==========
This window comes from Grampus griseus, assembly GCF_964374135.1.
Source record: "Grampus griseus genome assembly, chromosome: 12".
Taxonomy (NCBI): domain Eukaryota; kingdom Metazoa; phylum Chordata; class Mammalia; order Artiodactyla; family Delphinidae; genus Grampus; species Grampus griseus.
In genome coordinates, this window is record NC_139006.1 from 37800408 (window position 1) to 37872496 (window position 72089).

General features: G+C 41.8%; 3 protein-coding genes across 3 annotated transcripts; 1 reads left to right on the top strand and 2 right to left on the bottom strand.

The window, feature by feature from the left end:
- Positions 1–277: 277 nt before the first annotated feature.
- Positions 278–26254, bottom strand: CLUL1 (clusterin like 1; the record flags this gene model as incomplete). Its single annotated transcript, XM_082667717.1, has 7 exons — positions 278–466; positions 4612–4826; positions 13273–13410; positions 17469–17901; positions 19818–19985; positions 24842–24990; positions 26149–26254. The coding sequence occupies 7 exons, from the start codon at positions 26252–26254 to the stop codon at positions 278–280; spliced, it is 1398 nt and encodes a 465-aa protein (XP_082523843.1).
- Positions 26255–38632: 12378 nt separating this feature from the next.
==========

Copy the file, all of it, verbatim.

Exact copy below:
This window comes from Grampus griseus, assembly GCF_964374135.1.
Source record: "Grampus griseus genome assembly, chromosome: 12".
Taxonomy (NCBI): domain Eukaryota; kingdom Metazoa; phylum Chordata; class Mammalia; order Artiodactyla; family Delphinidae; genus Grampus; species Grampus griseus.
In genome coordinates, this window is record NC_139006.1 from 37800408 (window position 1) to 37872496 (window position 72089).

General features: G+C 41.8%; 3 protein-coding genes across 3 annotated transcripts; 1 reads left to right on the top strand and 2 right to left on the bottom strand.

The window, feature by feature from the left end:
- Positions 1–277: 277 nt before the first annotated feature.
- Positions 278–26254, bottom strand: CLUL1 (clusterin like 1; the record flags this gene model as incomplete). Its single annotated transcript, XM_082667717.1, has 7 exons — positions 278–466; positions 4612–4826; positions 13273–13410; positions 17469–17901; positions 19818–19985; positions 24842–24990; positions 26149–26254. The coding sequence occupies 7 exons, from the start codon at positions 26252–26254 to the stop codon at positions 278–280; spliced, it is 1398 nt and encodes a 465-aa protein (XP_082523843.1).
- Positions 26255–38632: 12378 nt separating this feature from the next.